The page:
This area of Saxon villages in central Romania is increasingly a destination point. The Mihai Eminescu Trust, as well as the Charitable Foundation set up by the Prince of Wales, have been revitalized, supported. The settlements began in the 11th Century, and the way of life is difficult there, and has been since about 1240. It is at the crossroads of invaders from several directions: Mongol from the East, Ottoman from the South, and Hungarian from right next door; add other Romanians, and the Plague.
When we were there, the agricultural methods in use look nostalgic, but were backbreaking.
The bucolic, with slow oxcarts laden with hay, cows following a leader (human or bovine) down the village street, peeling off to houses in the lane, are deceptive. This is subsistence living. Mechanized ways were not prevalent in this section of eastern Romania. The west is more mechanized, with tractors. Romanian history: An Australian tour site gives a comprehensive look -- see http://www.asatours.com.au/21313/1536-21313-romania-revealed-overview -- Asatours, Australia, on Romania.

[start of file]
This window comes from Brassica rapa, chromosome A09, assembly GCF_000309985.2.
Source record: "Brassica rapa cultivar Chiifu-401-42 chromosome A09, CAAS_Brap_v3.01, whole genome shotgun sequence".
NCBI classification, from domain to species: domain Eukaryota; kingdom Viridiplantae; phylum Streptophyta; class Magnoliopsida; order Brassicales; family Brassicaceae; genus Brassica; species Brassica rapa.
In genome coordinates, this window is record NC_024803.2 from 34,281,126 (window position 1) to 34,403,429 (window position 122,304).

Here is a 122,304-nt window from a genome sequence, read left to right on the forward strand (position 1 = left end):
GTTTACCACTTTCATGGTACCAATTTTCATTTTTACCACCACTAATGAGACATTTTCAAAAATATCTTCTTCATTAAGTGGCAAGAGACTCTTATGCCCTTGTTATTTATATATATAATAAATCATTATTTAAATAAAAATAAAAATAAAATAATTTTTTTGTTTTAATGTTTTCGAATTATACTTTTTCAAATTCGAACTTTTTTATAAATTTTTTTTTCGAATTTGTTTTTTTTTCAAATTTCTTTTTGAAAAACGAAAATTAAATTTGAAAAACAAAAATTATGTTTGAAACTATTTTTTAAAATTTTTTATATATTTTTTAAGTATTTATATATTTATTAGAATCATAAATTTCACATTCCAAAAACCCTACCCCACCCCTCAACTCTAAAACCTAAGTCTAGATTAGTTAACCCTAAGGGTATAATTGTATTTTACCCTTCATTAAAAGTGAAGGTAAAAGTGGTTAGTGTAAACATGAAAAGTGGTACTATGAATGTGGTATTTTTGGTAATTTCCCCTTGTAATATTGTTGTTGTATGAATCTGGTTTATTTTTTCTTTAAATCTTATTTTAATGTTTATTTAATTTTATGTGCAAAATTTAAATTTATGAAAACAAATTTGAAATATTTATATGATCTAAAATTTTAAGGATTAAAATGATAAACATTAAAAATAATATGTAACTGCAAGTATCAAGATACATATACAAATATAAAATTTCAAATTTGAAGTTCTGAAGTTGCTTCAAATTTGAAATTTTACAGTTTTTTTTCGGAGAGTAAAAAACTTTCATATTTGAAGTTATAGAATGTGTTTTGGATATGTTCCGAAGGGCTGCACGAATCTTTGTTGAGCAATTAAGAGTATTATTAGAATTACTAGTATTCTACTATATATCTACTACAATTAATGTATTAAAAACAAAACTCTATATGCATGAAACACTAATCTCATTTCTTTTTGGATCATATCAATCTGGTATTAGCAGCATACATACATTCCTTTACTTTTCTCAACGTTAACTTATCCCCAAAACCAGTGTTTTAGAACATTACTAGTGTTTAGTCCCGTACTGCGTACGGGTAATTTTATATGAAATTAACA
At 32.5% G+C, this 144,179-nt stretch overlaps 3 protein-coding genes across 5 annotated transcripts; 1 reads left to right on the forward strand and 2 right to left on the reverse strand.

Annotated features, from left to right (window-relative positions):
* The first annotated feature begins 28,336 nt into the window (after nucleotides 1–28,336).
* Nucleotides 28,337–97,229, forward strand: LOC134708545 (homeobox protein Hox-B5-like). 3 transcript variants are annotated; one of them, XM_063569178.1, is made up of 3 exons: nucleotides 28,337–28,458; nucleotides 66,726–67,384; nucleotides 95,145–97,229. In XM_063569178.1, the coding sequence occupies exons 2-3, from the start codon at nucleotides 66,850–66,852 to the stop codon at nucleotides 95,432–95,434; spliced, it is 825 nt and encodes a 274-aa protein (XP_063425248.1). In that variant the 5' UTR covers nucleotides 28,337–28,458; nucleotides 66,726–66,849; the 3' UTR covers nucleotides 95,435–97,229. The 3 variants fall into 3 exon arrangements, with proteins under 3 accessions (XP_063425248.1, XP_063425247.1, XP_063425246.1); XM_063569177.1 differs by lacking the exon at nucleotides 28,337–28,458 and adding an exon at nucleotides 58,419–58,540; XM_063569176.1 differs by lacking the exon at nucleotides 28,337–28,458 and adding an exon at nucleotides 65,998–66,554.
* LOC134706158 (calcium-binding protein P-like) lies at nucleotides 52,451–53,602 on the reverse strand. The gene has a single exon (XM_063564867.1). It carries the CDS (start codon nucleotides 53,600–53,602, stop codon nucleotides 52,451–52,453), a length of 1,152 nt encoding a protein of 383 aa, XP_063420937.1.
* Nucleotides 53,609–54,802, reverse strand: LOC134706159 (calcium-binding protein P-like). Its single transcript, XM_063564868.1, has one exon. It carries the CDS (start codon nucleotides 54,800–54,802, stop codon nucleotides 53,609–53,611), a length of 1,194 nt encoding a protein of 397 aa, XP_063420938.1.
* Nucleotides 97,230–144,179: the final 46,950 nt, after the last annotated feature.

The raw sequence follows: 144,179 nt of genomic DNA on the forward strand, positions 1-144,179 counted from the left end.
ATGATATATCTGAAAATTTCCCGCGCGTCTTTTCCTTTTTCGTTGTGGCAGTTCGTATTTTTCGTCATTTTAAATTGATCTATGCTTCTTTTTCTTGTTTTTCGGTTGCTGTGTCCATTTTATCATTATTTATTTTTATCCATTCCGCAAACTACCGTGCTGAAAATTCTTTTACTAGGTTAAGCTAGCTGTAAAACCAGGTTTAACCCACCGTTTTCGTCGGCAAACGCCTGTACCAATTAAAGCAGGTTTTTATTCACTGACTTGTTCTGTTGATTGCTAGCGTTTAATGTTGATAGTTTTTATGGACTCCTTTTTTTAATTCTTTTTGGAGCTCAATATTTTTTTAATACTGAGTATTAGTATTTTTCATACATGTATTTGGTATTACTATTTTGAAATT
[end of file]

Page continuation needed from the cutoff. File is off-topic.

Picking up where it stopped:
Saxon areas: After WWII, Saxon adults (as German heritage) were largely sentenced to hard labor and deported to the Soviet Union. Only about half survived to return. The country by then was communist. See Financial Times June 16-17, 2012 at p.2. In 1990, they were invited to return, upon Nicolai Ceausescu's removal as President.